MADISON, Wis. — Doctors are not only encouraging people to get their COVID-19 vaccines, but their flu shots too. After a nearly non-existent season last year, they warn this fall could not only be bad… but confusing.
Q: How can I tell if I have COVID or just a bad case of the flu?
A: There’s no foolproof way to diagnose yourself. Both contagious respiratory illnesses come with a long list of similar symptoms: fever, cough, shortness of breath, fatigue, sore throat, runny nose, muscle pain, headache, etc. The main difference is how long it takes for symptoms to appear. For the flu, people typically experience symptoms 1 to 4 days after infection. With COVID, people usually have symptoms five days after infection.
Q: When should I see a doctor if I think I might have COVID or the flu?
A: If you can’t stay home and isolate, doctors say, yes, you should see them and get tested. This fall, Dane County doctors will be testing for both flu and the coronavirus, so they can confirm which virus you have.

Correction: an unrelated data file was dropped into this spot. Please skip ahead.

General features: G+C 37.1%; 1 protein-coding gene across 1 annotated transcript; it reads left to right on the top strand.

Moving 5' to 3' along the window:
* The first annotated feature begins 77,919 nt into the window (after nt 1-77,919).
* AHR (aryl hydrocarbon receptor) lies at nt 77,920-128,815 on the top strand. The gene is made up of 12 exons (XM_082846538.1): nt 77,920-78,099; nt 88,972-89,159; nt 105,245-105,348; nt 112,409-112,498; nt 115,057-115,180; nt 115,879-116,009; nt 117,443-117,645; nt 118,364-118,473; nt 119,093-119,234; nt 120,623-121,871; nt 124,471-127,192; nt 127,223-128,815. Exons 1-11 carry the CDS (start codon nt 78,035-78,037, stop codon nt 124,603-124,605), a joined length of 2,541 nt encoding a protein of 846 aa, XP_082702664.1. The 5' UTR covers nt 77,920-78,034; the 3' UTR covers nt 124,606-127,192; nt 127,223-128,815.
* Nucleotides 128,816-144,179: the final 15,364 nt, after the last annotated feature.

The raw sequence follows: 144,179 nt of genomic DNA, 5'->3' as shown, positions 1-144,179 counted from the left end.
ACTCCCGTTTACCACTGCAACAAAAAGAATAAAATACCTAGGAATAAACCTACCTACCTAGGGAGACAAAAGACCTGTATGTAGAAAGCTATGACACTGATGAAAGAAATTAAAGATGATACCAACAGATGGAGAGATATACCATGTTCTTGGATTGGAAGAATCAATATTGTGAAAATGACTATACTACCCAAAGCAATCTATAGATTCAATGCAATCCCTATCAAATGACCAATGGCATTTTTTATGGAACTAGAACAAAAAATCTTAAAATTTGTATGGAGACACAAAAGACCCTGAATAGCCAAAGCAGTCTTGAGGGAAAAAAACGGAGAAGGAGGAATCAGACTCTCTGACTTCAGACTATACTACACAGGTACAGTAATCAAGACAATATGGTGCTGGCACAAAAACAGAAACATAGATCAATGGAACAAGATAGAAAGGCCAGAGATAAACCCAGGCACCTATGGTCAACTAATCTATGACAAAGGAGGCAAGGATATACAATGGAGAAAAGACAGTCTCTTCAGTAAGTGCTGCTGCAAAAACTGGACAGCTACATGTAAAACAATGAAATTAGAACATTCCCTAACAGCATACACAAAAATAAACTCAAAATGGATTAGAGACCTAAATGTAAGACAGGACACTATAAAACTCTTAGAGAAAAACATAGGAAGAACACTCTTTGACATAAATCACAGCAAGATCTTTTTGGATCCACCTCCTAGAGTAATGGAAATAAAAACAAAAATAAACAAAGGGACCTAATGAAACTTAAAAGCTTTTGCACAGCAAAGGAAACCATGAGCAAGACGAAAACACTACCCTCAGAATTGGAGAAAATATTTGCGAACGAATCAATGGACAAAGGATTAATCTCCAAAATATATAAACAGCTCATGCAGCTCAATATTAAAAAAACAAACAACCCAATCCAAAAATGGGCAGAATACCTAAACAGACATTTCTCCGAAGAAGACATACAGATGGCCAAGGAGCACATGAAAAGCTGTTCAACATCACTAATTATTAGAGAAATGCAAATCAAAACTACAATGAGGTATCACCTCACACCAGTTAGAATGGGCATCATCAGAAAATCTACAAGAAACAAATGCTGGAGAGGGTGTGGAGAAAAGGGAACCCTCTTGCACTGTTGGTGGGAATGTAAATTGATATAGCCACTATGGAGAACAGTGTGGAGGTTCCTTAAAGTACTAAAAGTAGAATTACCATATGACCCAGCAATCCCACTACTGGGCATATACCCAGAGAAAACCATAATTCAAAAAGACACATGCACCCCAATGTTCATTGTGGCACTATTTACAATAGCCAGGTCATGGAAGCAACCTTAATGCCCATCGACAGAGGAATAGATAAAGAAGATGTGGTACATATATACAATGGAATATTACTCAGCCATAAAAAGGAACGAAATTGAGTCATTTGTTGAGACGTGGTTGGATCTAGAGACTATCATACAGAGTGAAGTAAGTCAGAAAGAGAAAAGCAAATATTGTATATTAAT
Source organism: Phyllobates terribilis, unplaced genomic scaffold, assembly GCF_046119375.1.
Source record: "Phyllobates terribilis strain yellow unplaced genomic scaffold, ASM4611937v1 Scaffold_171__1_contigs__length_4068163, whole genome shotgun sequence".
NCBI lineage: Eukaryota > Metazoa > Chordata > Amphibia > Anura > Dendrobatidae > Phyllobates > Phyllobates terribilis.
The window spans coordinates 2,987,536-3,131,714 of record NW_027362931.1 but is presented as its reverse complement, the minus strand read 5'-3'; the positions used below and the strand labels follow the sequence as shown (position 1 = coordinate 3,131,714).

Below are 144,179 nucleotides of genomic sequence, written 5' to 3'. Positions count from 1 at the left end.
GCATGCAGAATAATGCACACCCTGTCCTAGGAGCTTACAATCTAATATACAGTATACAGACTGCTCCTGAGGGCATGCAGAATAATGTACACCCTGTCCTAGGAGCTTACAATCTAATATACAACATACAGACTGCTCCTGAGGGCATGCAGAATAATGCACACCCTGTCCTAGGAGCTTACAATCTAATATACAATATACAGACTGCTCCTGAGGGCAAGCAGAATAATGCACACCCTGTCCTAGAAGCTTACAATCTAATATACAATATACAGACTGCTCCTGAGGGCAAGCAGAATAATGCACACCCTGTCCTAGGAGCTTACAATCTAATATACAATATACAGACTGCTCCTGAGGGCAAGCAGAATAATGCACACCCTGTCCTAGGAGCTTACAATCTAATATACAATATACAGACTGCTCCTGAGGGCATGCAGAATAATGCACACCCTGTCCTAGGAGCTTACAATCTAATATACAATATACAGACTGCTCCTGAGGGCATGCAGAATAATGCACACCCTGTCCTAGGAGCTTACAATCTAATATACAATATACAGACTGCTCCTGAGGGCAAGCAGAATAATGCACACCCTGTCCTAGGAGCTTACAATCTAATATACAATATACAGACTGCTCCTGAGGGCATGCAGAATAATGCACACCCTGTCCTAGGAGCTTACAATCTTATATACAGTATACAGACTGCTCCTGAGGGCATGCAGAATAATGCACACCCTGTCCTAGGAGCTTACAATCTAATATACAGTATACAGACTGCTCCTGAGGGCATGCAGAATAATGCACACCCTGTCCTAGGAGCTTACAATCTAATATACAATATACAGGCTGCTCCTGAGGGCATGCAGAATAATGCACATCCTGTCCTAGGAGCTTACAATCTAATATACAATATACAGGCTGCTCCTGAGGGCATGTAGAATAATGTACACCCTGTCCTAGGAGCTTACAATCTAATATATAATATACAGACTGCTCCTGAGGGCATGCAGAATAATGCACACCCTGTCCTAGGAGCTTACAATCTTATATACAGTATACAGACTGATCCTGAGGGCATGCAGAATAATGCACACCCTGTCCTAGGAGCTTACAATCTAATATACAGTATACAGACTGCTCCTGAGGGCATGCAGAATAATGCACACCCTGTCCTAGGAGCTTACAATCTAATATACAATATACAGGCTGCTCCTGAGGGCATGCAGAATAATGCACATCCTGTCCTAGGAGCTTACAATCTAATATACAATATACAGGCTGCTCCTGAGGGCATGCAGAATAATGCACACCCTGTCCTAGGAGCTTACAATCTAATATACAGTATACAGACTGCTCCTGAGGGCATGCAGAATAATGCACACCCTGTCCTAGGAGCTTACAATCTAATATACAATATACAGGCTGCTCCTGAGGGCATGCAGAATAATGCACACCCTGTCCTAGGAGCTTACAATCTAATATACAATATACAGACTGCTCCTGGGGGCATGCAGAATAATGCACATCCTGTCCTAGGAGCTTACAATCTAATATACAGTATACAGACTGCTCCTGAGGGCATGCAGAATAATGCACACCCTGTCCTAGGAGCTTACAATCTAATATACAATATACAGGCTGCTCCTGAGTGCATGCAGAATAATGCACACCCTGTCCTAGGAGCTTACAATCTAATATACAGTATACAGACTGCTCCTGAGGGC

Q: Can I get my flu and COVID shots on the same day?
A: Yes! In fact, if you haven’t gotten your coronavirus vaccine yet, this is what doctors recommend. Local hospitals, including SSM Health, will be offering both shots at their clinics this fall. Local pharmacy chains, like Hy-Vee, are currently offering both shots, too. Pharmacists administer the shots in separate arms. Later this fall, people who are due for a COVID booster can also get that done at the same time as their flu shot.
Q: Can pharmacists combine the flu and COVID vaccines so I only have to get one poke in the arm?
A: Not this year, but an all-in-one flu/COVID combo shot is currently in development by vaccine makers Moderna and Novavax. Doctors say that, should COVID boosters be needed annually, people will most likely be able to get them in a multi-purpose shot. No word yet on how soon these vaccines will be available.
Q: When does flu season start?
A: The flu usually starts spreading in October, peaks between December and February, and lingers as late as May.
Q: How bad will this year’s flu season be?
A: Doctors caution that, unlike last year’s nearly non-existent season, the flu will return this year. The same common sense measures can protect against both: frequent hand-washing, mask-wearing, and staying home when sick.
Q: Who should get a flu shot?
A: While the COVID vaccines are only available for people 12 & up right now, the CDC recommends everyone 6 months & up get a flu shot.
This information was provided to News 3 Now during interviews with SSM Health’s Dr. David Ottenbaker and Hy-Vee’s Christina Gayman.
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